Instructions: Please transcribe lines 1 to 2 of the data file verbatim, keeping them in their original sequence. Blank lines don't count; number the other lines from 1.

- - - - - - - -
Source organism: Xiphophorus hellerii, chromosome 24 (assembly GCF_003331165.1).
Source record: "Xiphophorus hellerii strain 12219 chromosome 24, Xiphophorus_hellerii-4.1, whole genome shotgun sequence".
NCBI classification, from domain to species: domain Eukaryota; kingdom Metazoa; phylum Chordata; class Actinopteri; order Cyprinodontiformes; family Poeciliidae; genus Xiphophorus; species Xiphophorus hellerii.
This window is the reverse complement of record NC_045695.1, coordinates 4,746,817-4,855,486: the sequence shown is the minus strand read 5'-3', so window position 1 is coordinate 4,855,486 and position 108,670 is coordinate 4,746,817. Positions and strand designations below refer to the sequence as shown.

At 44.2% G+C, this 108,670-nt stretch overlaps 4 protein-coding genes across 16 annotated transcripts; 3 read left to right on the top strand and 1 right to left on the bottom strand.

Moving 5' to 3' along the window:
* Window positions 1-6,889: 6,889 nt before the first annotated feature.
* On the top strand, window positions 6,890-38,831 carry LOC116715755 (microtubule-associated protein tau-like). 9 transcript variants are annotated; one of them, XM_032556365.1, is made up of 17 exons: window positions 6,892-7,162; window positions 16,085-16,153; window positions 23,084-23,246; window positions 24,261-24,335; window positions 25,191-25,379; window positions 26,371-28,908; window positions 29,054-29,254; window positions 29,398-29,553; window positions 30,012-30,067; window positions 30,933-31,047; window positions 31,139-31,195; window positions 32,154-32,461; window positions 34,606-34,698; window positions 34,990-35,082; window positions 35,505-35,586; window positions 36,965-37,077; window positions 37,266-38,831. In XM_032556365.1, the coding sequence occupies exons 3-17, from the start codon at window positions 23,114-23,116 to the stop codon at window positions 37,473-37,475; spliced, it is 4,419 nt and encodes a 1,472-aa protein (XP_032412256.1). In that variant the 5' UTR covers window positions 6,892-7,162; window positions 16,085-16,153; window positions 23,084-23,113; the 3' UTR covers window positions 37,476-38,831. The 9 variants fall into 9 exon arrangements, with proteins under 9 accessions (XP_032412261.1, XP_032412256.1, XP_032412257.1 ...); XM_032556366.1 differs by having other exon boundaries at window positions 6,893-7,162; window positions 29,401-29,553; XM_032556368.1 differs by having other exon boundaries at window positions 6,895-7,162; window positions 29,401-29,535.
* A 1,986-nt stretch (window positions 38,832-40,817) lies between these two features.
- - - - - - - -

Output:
Source organism: Xiphophorus hellerii, chromosome 24 (assembly GCF_003331165.1).
Source record: "Xiphophorus hellerii strain 12219 chromosome 24, Xiphophorus_hellerii-4.1, whole genome shotgun sequence".